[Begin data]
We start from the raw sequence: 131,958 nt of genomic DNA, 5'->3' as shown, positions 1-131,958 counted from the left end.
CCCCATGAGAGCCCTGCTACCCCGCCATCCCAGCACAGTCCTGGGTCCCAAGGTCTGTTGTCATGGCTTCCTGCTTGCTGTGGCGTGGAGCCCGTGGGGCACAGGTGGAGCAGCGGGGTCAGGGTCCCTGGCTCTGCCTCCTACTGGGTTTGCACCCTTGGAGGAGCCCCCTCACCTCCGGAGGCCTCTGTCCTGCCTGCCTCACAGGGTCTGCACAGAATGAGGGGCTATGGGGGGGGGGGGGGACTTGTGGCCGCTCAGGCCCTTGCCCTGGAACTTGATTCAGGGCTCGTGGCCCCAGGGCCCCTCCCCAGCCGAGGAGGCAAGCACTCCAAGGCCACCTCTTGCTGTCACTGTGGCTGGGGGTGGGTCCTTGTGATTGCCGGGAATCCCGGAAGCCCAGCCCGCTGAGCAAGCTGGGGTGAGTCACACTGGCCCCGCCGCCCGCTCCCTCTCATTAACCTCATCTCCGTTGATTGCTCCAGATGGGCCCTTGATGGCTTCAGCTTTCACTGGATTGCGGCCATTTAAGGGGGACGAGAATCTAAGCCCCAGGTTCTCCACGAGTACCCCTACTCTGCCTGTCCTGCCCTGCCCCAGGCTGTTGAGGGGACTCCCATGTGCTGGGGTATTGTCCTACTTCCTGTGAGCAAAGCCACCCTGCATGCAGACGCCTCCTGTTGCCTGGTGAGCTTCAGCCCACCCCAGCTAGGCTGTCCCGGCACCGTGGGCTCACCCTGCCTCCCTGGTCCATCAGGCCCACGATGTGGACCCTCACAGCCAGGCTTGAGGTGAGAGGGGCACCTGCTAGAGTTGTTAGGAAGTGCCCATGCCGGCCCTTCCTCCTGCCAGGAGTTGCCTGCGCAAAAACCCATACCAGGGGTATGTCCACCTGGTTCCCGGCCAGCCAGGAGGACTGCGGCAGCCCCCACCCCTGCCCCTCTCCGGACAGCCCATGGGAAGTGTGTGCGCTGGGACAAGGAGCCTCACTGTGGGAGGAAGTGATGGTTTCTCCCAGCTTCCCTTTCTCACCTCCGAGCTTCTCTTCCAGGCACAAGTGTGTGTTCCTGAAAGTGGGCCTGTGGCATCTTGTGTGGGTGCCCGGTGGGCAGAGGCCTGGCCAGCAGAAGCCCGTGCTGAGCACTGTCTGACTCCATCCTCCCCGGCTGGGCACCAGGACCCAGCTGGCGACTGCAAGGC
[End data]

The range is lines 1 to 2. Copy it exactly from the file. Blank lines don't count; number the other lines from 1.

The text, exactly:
We start from the raw sequence: 131,958 nt of genomic DNA, 5'->3' as shown, positions 1-131,958 counted from the left end.
CCCCATGAGAGCCCTGCTACCCCGCCATCCCAGCACAGTCCTGGGTCCCAAGGTCTGTTGTCATGGCTTCCTGCTTGCTGTGGCGTGGAGCCCGTGGGGCACAGGTGGAGCAGCGGGGTCAGGGTCCCTGGCTCTGCCTCCTACTGGGTTTGCACCCTTGGAGGAGCCCCCTCACCTCCGGAGGCCTCTGTCCTGCCTGCCTCACAGGGTCTGCACAGAATGAGGGGCTATGGGGGGGGGGGGGGACTTGTGGCCGCTCAGGCCCTTGCCCTGGAACTTGATTCAGGGCTCGTGGCCCCAGGGCCCCTCCCCAGCCGAGGAGGCAAGCACTCCAAGGCCACCTCTTGCTGTCACTGTGGCTGGGGGTGGGTCCTTGTGATTGCCGGGAATCCCGGAAGCCCAGCCCGCTGAGCAAGCTGGGGTGAGTCACACTGGCCCCGCCGCCCGCTCCCTCTCATTAACCTCATCTCCGTTGATTGCTCCAGATGGGCCCTTGATGGCTTCAGCTTTCACTGGATTGCGGCCATTTAAGGGGGACGAGAATCTAAGCCCCAGGTTCTCCACGAGTACCCCTACTCTGCCTGTCCTGCCCTGCCCCAGGCTGTTGAGGGGACTCCCATGTGCTGGGGTATTGTCCTACTTCCTGTGAGCAAAGCCACCCTGCATGCAGACGCCTCCTGTTGCCTGGTGAGCTTCAGCCCACCCCAGCTAGGCTGTCCCGGCACCGTGGGCTCACCCTGCCTCCCTGGTCCATCAGGCCCACGATGTGGACCCTCACAGCCAGGCTTGAGGTGAGAGGGGCACCTGCTAGAGTTGTTAGGAAGTGCCCATGCCGGCCCTTCCTCCTGCCAGGAGTTGCCTGCGCAAAAACCCATACCAGGGGTATGTCCACCTGGTTCCCGGCCAGCCAGGAGGACTGCGGCAGCCCCCACCCCTGCCCCTCTCCGGACAGCCCATGGGAAGTGTGTGCGCTGGGACAAGGAGCCTCACTGTGGGAGGAAGTGATGGTTTCTCCCAGCTTCCCTTTCTCACCTCCGAGCTTCTCTTCCAGGCACAAGTGTGTGTTCCTGAAAGTGGGCCTGTGGCATCTTGTGTGGGTGCCCGGTGGGCAGAGGCCTGGCCAGCAGAAGCCCGTGCTGAGCACTGTCTGACTCCATCCTCCCCGGCTGGGCACCAGGACCCAGCTGGCGACTGCAAGGC